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18034 Views 3 Replies Latest reply: Feb 17, 2010 6:26 PM by mtbark1
mtbark1 Rookie 2 posts since
Jan 29, 2010
Currently Being Moderated

Jan 29, 2010 7:46 AM

Mountain Bike Endurance Training

Ok so I have a this thought going through my head. I read some where that your training should be based on the type of event you are planning on. So my question is if it is a mountain bike event would it not be better to be putting in long miles on the mountain bike trails instead of the road bike. I know that riding 100 miles on a mountain bike is a whole lot different then doing a 100 on the road. So in the base should you be doing mountain or road, or should you do road in base and then start working on those long mountain bike rides in the build section. Just a thought, was wondering what everyone else thought.

  • dmchoul Rookie 4 posts since
    Nov 2, 2007
    Currently Being Moderated
    1. Feb 9, 2010 2:04 PM (in response to mtbark1)
    Re: Mountain Bike Endurance Training

    It's best to train in the actual discipline in which you will race - so yes, riding MTB for a MTB race will get you the maximum benefit.  However, the most important thing is to train frequently, so training in other disciplines - running, swimming, road biking - will benefit your overall fitness level and improve your results.  Especially if mixing it up motivates you to train more and better, within the limits of what your body can sustain.


    I know for me, cross training keeps me motivated and increases my overall fitness.  My running times actually improved when I started running less and mixing in biking and swimming.

  • Ter_eh Rookie 2 posts since
    Jun 22, 2009
    Currently Being Moderated
    2. Feb 10, 2010 9:12 PM (in response to mtbark1)
    Re: Mountain Bike Endurance Training

    I say you should spend 80% of your training on the road and 20% on the trail. I have a couple of reasons why:


    - Look at the size of your rings on your road bike, and look at the size of your rings on the mountain bike. It take as lot more power to crank those big rings than it does to turn the mountain bike cranks.  That power will pay you huge dividends when you get deep into your endurance mountain bike race. Put in some big miles on the road and build that engine. When you go to climb with your mountain bike it will seem easy, when you hit the flats and you can pop it into the big ring you'll find you will be pulling away from your competitors.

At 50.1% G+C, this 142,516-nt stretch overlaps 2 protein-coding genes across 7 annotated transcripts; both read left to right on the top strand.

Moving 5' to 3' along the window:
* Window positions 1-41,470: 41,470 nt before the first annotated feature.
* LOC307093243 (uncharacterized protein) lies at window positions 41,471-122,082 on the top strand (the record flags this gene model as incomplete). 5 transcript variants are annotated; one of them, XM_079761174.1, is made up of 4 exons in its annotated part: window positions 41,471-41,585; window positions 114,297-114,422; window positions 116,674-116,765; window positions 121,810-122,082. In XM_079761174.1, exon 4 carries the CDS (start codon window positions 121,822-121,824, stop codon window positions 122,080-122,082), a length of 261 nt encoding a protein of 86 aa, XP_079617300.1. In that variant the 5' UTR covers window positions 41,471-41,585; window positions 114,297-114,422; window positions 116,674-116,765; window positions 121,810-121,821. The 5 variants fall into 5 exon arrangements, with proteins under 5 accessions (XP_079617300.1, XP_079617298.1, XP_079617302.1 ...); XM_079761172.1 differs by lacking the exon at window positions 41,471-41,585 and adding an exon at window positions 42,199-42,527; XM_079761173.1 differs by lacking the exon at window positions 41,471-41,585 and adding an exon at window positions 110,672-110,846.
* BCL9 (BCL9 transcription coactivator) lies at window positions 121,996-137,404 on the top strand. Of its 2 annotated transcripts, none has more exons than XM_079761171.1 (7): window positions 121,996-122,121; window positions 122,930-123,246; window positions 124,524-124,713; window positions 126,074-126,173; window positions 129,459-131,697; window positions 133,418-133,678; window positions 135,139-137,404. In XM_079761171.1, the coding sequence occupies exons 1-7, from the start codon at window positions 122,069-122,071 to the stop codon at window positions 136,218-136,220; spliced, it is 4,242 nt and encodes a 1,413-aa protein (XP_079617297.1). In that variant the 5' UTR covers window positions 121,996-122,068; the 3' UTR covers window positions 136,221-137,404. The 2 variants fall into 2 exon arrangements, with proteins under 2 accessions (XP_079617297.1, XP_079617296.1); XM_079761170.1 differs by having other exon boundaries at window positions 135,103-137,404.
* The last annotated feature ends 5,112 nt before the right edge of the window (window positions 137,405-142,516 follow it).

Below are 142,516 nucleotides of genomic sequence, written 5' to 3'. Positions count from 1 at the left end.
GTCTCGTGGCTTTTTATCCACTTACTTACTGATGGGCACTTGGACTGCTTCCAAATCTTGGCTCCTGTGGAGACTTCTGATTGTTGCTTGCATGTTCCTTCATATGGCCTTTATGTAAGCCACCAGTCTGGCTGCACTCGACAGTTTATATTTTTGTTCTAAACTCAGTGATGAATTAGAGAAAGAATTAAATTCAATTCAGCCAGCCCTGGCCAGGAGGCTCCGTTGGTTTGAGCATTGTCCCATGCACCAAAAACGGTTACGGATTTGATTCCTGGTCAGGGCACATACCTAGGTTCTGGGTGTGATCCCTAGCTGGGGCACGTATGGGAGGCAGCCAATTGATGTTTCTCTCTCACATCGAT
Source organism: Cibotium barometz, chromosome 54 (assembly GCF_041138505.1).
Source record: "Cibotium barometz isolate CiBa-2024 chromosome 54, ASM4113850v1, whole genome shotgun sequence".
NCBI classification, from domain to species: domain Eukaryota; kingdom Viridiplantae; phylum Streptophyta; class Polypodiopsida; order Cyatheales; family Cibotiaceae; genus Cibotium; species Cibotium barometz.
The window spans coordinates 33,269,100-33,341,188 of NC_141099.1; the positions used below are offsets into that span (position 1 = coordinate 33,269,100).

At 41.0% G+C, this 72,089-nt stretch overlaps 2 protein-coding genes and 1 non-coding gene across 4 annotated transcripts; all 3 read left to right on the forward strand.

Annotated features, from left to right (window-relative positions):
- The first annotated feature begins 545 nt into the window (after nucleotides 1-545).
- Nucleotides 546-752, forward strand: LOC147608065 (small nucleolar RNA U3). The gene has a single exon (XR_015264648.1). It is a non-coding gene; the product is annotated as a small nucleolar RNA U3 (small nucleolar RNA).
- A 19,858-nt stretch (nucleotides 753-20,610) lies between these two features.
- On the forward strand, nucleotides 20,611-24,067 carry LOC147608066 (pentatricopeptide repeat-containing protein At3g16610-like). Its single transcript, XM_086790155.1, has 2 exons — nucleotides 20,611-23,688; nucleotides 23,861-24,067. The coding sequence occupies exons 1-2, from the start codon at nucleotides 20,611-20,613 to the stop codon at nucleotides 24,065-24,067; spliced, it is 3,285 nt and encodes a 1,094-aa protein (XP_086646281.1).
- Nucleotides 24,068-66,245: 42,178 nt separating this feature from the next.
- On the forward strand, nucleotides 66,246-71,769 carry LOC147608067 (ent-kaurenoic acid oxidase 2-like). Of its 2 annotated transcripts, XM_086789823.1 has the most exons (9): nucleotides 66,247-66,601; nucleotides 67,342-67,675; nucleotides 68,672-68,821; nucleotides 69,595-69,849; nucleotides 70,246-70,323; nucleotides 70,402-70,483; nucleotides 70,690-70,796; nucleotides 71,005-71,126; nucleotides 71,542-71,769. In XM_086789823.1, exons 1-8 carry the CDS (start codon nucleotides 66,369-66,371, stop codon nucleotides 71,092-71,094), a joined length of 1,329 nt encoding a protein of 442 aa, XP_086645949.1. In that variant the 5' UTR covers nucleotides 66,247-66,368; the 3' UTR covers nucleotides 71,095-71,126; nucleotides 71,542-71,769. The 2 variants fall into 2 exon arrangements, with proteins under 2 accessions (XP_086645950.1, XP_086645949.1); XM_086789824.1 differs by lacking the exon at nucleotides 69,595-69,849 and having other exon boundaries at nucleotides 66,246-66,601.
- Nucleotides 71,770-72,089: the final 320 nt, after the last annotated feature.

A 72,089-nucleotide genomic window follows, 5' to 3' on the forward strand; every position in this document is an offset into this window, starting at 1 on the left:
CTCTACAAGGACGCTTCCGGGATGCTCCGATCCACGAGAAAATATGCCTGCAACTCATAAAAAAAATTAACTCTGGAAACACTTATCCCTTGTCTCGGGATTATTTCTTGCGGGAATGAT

- You will learn to "spin" on the road and this habit will help you during climbs, during those long flat sections, and allows you to pull more speed from your efficent pedal stroke. Mountain bikers have a bad habit of mashing the pedals for a burst of speed or while climbing.  If your goal is to complete, and compete in enduro races, you need your legs for the whole time.  Inefficent pedaling  and wasted energy will ruin your day.


    - One of the problems with riding on the trail all the time is that it is much more difficult to learn pacing, and maintain a steady heart rate zones.  With the hills and trail conditions changing you won't be able to get the most out of your time training. Long endurance days and Interval training on the road will help prepare you for trail.


    - One of the other posters mentioned that you should spend a lot of time cross training.  This is a good idea, but with most of our busy lifestyles, bike training will be your best plan. If your are training for a triathlon then running will be good.  But running with poor technique will greatly increase your risk of injury. I race mountain bikes and do triathlons and have learned that cycling will really help your running, but running won't do a lot for your cycling that can't be done on the bike.


    Do some core training, stretching, and some upper body work.  A strong core will help ensure the power from your legs gets transfered to your pedals. Stretching regularly will be your best injury prevention tool. The upper body work is important because if you plan to do an off road century, your head feels pretty heavy on your neck and shoulders by the end of the day, your torso does a number on your shoulders, lower back and triceps, and your hands/forearms will feel like they never have before.


    Most importantly, if your riding stops being fun, no training plan will be effective. Keep it fun.



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